Graphic Photos Expose Wake Forest University’s Animal Welfare Violations

For Immediate Release:
April 12, 2022

Tasgola Bruner 202-483-7382

Winston-Salem, N.C.

Photos just obtained by PETA from a U.S. Department of Agriculture (USDA) report reveal the latest federal Animal Welfare Act (AWA) violations in Wake Forest University’s laboratories: a monkey locked into a restraint chair that’s so large the animal hangs by the neck and underarms as well as pigs’ food dishes caked with dark brown grime. The photos are available here.

“Wake Forest experimenters were not troubled to leave a monkey hanging by the neck and underarms in a medieval restraining device for 90 minutes—and federal inspectors were forced to intervene to stop the mistreatment,” says PETA Senior Vice President Kathy Guillermo. “Wake Forest is either unable or unwilling to comply with minimum animal welfare standards, and PETA is calling on the university to close down its animal laboratories and focus on modern, animal-free research.”

Wake Forest received more than $123 million in taxpayer money last year from the National Institutes of Health (NIH), with about half funding curiosity-driven experiments on animals. Yet studies show that less than 10% of animal studies ever translate into treatments or cures for humans.

In recent years, the USDA has cited Wake Forest laboratories 18 times for violating the AWA. Among those violations, a monkey strangled in his cage after becoming entangled in an “enrichment” device. An untrained experimenter carved into cats’ skulls and implanted hardware into their brains but failed to give them pain medication. An experimenter stitched up a pig’s abdomen but left a towel inside the animal’s body—leading to the animal’s death. A rabbit died from asphyxiation when a laboratory worker failed to handle the animal properly.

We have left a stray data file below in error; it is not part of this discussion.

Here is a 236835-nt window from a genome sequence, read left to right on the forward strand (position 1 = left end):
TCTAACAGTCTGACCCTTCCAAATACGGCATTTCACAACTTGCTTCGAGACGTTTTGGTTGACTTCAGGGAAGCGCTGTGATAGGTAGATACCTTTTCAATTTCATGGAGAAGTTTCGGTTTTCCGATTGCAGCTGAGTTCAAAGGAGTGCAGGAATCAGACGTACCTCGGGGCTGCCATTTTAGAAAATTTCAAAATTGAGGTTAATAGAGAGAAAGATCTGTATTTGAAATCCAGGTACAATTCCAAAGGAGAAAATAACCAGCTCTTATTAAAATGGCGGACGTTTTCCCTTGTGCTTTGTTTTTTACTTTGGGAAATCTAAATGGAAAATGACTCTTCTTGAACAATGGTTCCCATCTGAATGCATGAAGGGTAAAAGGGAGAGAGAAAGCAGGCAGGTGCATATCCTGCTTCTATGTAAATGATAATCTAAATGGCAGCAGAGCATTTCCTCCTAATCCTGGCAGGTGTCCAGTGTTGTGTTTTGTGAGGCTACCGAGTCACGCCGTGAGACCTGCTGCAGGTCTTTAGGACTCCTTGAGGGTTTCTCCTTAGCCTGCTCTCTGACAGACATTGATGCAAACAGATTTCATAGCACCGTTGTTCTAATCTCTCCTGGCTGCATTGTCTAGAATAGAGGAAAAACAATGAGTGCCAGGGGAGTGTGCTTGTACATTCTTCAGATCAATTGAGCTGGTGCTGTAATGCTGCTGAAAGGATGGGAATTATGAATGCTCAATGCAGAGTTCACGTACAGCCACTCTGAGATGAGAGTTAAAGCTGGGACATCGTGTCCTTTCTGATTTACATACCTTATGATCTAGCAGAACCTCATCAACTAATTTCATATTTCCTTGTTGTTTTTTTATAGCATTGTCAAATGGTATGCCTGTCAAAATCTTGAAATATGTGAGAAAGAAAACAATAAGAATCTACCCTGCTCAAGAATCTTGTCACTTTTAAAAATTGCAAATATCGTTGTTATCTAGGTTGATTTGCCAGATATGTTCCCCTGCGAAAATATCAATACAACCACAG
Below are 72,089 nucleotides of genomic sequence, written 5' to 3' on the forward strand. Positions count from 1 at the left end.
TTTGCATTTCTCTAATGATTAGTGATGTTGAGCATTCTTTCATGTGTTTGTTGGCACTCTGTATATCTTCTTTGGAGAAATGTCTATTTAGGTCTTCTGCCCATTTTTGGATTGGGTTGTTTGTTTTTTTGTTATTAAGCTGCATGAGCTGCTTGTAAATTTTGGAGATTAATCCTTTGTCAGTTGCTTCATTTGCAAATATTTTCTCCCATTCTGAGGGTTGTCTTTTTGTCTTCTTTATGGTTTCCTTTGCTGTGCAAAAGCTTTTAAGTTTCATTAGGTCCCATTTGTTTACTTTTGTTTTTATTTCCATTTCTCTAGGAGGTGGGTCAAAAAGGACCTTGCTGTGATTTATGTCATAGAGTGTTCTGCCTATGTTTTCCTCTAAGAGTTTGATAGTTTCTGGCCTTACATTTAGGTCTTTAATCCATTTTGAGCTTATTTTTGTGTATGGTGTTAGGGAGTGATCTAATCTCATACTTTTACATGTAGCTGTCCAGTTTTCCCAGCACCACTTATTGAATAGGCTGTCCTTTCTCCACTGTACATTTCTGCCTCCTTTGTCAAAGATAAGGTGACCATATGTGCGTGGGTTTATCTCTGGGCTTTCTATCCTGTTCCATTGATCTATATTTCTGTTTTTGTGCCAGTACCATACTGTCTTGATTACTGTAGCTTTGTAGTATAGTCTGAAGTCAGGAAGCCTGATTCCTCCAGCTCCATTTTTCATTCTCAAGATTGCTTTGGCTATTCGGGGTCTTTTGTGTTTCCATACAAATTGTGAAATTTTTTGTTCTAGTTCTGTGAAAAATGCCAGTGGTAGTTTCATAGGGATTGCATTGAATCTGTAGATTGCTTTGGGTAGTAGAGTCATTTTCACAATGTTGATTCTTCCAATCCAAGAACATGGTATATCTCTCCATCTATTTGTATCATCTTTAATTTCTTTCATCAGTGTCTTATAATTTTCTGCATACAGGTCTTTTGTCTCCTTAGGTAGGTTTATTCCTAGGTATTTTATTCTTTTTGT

Last year, PETA exposed Wake Forest experimenter Carol A. Shively, who had initially reported using federal grant money to fund CIA black site–style torture methods on monkeys in China, a country with lax animal protection laws. Purportedly employed to study mental illness in humans, experimenters blasted monkeys with water cannons, bombarded them with jackhammer-like sounds, blinded them with strobe lights, and sent electric shocks through their feet. Wake Forest denied that federal funds had supported the project, even though the published journal article about the study stated that it had.

PETA—whose motto reads, in part, that “animals are not ours to experiment on”—opposes speciesism, a human-supremacist worldview. For more information on PETA’s investigative newsgathering and reporting, please visit or follow the group on Twitter, Facebook, or Instagram or click here.

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